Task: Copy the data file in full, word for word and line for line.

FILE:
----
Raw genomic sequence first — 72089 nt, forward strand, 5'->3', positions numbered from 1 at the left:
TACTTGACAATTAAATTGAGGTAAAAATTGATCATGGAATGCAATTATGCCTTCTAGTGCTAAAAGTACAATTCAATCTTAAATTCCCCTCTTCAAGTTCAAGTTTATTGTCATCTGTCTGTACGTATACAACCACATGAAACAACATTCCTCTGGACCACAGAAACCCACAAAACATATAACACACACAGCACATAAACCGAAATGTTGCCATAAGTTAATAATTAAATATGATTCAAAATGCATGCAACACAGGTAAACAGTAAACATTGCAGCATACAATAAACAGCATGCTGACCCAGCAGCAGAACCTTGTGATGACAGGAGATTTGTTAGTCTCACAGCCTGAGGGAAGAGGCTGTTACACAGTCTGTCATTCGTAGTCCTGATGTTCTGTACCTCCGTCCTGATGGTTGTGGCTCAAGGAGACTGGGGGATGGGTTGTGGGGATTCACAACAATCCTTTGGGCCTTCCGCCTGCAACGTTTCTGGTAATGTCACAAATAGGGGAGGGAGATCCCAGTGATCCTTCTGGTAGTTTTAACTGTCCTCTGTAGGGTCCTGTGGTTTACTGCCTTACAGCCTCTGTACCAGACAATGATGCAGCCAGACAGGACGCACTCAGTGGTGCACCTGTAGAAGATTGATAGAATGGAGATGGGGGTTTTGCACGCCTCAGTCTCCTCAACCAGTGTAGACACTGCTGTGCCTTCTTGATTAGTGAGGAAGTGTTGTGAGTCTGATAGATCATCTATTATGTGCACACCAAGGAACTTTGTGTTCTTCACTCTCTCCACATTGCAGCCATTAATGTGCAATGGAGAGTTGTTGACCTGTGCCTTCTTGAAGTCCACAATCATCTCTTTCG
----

Raw genomic sequence first — 72089 nt, forward strand, 5'->3', positions numbered from 1 at the left:
TACTTGACAATTAAATTGAGGTAAAAATTGATCATGGAATGCAATTATGCCTTCTAGTGCTAAAAGTACAATTCAATCTTAAATTCCCCTCTTCAAGTTCAAGTTTATTGTCATCTGTCTGTACGTATACAACCACATGAAACAACATTCCTCTGGACCACAGAAACCCACAAAACATATAACACACACAGCACATAAACCGAAATGTTGCCATAAGTTAATAATTAAATATGATTCAAAATGCATGCAACACAGGTAAACAGTAAACATTGCAGCATACAATAAACAGCATGCTGACCCAGCAGCAGAACCTTGTGATGACAGGAGATTTGTTAGTCTCACAGCCTGAGGGAAGAGGCTGTTACACAGTCTGTCATTCGTAGTCCTGATGTTCTGTACCTCCGTCCTGATGGTTGTGGCTCAAGGAGACTGGGGGATGGGTTGTGGGGATTCACAACAATCCTTTGGGCCTTCCGCCTGCAACGTTTCTGGTAATGTCACAAATAGGGGAGGGAGATCCCAGTGATCCTTCTGGTAGTTTTAACTGTCCTCTGTAGGGTCCTGTGGTTTACTGCCTTACAGCCTCTGTACCAGACAATGATGCAGCCAGACAGGACGCACTCAGTGGTGCACCTGTAGAAGATTGATAGAATGGAGATGGGGGTTTTGCACGCCTCAGTCTCCTCAACCAGTGTAGACACTGCTGTGCCTTCTTGATTAGTGAGGAAGTGTTGTGAGTCTGATAGATCATCTATTATGTGCACACCAAGGAACTTTGTGTTCTTCACTCTCTCCACATTGCAGCCATTAATGTGCAATGGAGAGTTGTTGACCTGTGCCTTCTTGAAGTCCACAATCATCTCTTTCG